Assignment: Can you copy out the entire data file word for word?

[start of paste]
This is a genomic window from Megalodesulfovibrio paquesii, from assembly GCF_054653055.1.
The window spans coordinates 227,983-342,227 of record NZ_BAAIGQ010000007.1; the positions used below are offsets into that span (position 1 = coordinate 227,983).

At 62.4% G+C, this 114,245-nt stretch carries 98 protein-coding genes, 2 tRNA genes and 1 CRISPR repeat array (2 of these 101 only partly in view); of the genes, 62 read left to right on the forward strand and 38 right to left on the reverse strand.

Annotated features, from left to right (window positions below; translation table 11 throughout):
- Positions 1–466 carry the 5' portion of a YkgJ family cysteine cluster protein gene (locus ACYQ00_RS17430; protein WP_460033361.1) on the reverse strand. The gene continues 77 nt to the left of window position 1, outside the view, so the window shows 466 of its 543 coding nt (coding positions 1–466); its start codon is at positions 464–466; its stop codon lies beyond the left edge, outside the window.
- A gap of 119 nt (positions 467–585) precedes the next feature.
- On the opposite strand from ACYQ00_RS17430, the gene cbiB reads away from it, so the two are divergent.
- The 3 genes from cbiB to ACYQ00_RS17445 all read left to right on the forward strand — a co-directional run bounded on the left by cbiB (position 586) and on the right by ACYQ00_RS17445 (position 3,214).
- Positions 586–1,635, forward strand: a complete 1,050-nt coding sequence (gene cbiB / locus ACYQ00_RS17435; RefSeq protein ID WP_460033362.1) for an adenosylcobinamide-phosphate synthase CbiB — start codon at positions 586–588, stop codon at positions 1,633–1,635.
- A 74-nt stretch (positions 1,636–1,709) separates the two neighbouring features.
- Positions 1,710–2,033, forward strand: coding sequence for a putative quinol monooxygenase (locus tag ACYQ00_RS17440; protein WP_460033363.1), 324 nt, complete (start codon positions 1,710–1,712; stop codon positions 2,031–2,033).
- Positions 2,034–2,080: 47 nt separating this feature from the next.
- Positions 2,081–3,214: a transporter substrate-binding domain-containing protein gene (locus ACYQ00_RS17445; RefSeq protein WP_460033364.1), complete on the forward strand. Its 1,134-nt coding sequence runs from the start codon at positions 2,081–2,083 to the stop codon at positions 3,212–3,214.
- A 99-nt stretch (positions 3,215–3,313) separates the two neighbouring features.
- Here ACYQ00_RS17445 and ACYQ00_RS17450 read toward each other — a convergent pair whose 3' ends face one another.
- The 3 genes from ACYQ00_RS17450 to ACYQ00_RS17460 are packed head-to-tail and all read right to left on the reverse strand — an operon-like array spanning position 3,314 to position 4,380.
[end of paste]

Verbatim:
This is a genomic window from Megalodesulfovibrio paquesii, from assembly GCF_054653055.1.
The window spans coordinates 227,983-342,227 of record NZ_BAAIGQ010000007.1; the positions used below are offsets into that span (position 1 = coordinate 227,983).

At 62.4% G+C, this 114,245-nt stretch carries 98 protein-coding genes, 2 tRNA genes and 1 CRISPR repeat array (2 of these 101 only partly in view); of the genes, 62 read left to right on the forward strand and 38 right to left on the reverse strand.

Annotated features, from left to right (window positions below; translation table 11 throughout):
- Positions 1–466 carry the 5' portion of a YkgJ family cysteine cluster protein gene (locus ACYQ00_RS17430; protein WP_460033361.1) on the reverse strand. The gene continues 77 nt to the left of window position 1, outside the view, so the window shows 466 of its 543 coding nt (coding positions 1–466); its start codon is at positions 464–466; its stop codon lies beyond the left edge, outside the window.
- A gap of 119 nt (positions 467–585) precedes the next feature.
- On the opposite strand from ACYQ00_RS17430, the gene cbiB reads away from it, so the two are divergent.
- The 3 genes from cbiB to ACYQ00_RS17445 all read left to right on the forward strand — a co-directional run bounded on the left by cbiB (position 586) and on the right by ACYQ00_RS17445 (position 3,214).
- Positions 586–1,635, forward strand: a complete 1,050-nt coding sequence (gene cbiB / locus ACYQ00_RS17435; RefSeq protein ID WP_460033362.1) for an adenosylcobinamide-phosphate synthase CbiB — start codon at positions 586–588, stop codon at positions 1,633–1,635.
- A 74-nt stretch (positions 1,636–1,709) separates the two neighbouring features.
- Positions 1,710–2,033, forward strand: coding sequence for a putative quinol monooxygenase (locus tag ACYQ00_RS17440; protein WP_460033363.1), 324 nt, complete (start codon positions 1,710–1,712; stop codon positions 2,031–2,033).
- Positions 2,034–2,080: 47 nt separating this feature from the next.
- Positions 2,081–3,214: a transporter substrate-binding domain-containing protein gene (locus ACYQ00_RS17445; RefSeq protein WP_460033364.1), complete on the forward strand. Its 1,134-nt coding sequence runs from the start codon at positions 2,081–2,083 to the stop codon at positions 3,212–3,214.
- A 99-nt stretch (positions 3,215–3,313) separates the two neighbouring features.
- Here ACYQ00_RS17445 and ACYQ00_RS17450 read toward each other — a convergent pair whose 3' ends face one another.
- The 3 genes from ACYQ00_RS17450 to ACYQ00_RS17460 are packed head-to-tail and all read right to left on the reverse strand — an operon-like array spanning position 3,314 to position 4,380.